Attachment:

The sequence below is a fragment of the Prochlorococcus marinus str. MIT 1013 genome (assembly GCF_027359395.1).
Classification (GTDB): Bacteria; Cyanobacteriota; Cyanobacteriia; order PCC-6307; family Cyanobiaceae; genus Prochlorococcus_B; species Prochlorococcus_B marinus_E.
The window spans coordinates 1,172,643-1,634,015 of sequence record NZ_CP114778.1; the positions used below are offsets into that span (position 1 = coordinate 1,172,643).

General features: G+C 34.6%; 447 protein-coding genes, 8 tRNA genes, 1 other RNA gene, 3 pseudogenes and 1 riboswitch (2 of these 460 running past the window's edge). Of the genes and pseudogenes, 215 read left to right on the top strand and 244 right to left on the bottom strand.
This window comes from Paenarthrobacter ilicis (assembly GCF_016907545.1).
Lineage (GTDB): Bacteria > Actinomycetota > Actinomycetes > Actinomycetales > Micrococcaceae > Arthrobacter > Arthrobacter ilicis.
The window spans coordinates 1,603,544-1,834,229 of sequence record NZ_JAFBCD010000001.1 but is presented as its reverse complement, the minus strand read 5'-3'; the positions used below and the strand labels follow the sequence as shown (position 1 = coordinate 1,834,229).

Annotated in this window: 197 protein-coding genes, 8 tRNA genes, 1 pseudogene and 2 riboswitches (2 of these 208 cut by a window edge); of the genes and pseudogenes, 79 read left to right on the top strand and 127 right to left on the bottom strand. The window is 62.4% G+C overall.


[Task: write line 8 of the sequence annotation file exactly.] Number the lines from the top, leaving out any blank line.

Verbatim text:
Annotated in this window: 197 protein-coding genes, 8 tRNA genes, 1 pseudogene and 2 riboswitches (2 of these 208 cut by a window edge); of the genes and pseudogenes, 79 read left to right on the top strand and 127 right to left on the bottom strand. The window is 62.4% G+C overall.